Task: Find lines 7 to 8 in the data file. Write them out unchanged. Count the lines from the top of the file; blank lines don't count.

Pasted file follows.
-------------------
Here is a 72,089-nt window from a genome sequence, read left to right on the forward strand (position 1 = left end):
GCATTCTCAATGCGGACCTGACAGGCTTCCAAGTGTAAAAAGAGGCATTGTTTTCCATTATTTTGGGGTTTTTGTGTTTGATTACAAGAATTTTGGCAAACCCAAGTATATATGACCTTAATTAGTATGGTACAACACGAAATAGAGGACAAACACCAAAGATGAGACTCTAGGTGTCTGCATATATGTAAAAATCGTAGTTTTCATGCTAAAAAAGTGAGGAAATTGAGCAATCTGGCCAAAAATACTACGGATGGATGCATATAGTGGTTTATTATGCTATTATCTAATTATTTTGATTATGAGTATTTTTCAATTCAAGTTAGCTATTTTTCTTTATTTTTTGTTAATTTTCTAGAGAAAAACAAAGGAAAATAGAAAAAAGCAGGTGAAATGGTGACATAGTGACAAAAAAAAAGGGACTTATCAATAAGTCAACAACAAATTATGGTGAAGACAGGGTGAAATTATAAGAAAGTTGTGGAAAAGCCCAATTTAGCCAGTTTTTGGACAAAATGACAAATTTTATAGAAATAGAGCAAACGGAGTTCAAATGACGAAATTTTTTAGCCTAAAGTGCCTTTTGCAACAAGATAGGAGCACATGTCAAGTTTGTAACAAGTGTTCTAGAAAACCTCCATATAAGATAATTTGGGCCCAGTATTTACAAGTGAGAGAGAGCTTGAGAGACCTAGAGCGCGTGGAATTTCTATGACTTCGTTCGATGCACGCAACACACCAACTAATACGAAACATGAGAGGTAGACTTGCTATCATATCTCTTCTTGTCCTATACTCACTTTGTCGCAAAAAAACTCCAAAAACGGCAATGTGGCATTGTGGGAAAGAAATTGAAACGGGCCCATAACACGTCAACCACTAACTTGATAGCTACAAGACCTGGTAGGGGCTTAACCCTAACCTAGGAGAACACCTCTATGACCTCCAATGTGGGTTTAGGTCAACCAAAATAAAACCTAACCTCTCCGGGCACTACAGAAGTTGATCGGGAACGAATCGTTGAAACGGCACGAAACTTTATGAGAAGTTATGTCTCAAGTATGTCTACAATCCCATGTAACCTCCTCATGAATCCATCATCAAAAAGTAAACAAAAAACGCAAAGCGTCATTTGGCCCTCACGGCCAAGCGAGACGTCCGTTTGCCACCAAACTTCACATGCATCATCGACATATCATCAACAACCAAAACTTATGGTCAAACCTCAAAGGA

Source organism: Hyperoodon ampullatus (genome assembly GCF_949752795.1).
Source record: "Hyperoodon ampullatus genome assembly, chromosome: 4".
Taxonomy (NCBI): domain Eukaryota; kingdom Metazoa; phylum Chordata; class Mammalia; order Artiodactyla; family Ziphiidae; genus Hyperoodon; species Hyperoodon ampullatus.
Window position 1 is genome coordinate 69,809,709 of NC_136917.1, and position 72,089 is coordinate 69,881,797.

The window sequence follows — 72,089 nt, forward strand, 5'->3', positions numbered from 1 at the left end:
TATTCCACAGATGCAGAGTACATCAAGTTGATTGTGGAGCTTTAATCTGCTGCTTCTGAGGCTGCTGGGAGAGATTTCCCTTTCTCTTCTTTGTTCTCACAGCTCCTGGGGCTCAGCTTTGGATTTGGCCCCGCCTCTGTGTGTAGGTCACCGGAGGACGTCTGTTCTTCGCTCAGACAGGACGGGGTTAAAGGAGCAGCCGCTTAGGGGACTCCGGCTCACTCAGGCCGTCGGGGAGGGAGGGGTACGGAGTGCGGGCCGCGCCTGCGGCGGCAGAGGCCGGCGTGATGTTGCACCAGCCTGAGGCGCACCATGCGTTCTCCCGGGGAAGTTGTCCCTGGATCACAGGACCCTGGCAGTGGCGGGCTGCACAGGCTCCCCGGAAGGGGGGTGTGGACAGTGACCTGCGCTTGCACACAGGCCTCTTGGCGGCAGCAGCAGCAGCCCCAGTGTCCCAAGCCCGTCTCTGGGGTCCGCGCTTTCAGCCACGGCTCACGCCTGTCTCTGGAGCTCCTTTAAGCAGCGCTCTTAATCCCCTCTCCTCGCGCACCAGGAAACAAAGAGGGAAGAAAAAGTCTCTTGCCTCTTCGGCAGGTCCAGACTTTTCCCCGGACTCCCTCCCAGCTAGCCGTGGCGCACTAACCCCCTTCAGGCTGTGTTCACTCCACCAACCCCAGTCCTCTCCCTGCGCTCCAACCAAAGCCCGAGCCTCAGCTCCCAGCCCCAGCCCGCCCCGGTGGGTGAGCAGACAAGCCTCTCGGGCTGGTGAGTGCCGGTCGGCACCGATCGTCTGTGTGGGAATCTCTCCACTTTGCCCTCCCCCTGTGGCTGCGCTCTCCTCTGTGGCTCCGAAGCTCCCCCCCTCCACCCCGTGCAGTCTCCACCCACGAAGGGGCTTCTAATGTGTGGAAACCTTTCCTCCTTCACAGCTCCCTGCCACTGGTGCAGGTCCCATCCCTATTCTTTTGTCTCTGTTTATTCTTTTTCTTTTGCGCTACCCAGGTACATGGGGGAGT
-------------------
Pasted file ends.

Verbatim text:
The window sequence follows — 72,089 nt, forward strand, 5'->3', positions numbered from 1 at the left end:
TATTCCACAGATGCAGAGTACATCAAGTTGATTGTGGAGCTTTAATCTGCTGCTTCTGAGGCTGCTGGGAGAGATTTCCCTTTCTCTTCTTTGTTCTCACAGCTCCTGGGGCTCAGCTTTGGATTTGGCCCCGCCTCTGTGTGTAGGTCACCGGAGGACGTCTGTTCTTCGCTCAGACAGGACGGGGTTAAAGGAGCAGCCGCTTAGGGGACTCCGGCTCACTCAGGCCGTCGGGGAGGGAGGGGTACGGAGTGCGGGCCGCGCCTGCGGCGGCAGAGGCCGGCGTGATGTTGCACCAGCCTGAGGCGCACCATGCGTTCTCCCGGGGAAGTTGTCCCTGGATCACAGGACCCTGGCAGTGGCGGGCTGCACAGGCTCCCCGGAAGGGGGGTGTGGACAGTGACCTGCGCTTGCACACAGGCCTCTTGGCGGCAGCAGCAGCAGCCCCAGTGTCCCAAGCCCGTCTCTGGGGTCCGCGCTTTCAGCCACGGCTCACGCCTGTCTCTGGAGCTCCTTTAAGCAGCGCTCTTAATCCCCTCTCCTCGCGCACCAGGAAACAAAGAGGGAAGAAAAAGTCTCTTGCCTCTTCGGCAGGTCCAGACTTTTCCCCGGACTCCCTCCCAGCTAGCCGTGGCGCACTAACCCCCTTCAGGCTGTGTTCACTCCACCAACCCCAGTCCTCTCCCTGCGCTCCAACCAAAGCCCGAGCCTCAGCTCCCAGCCCCAGCCCGCCCCGGTGGGTGAGCAGACAAGCCTCTCGGGCTGGTGAGTGCCGGTCGGCACCGATCGTCTGTGTGGGAATCTCTCCACTTTGCCCTCCCCCTGTGGCTGCGCTCTCCTCTGTGGCTCCGAAGCTCCCCCCCTCCACCCCGTGCAGTCTCCACCCACGAAGGGGCTTCTAATGTGTGGAAACCTTTCCTCCTTCACAGCTCCCTGCCACTGGTGCAGGTCCCATCCCTATTCTTTTGTCTCTGTTTATTCTTTTTCTTTTGCGCTACCCAGGTACATGGGGGAGT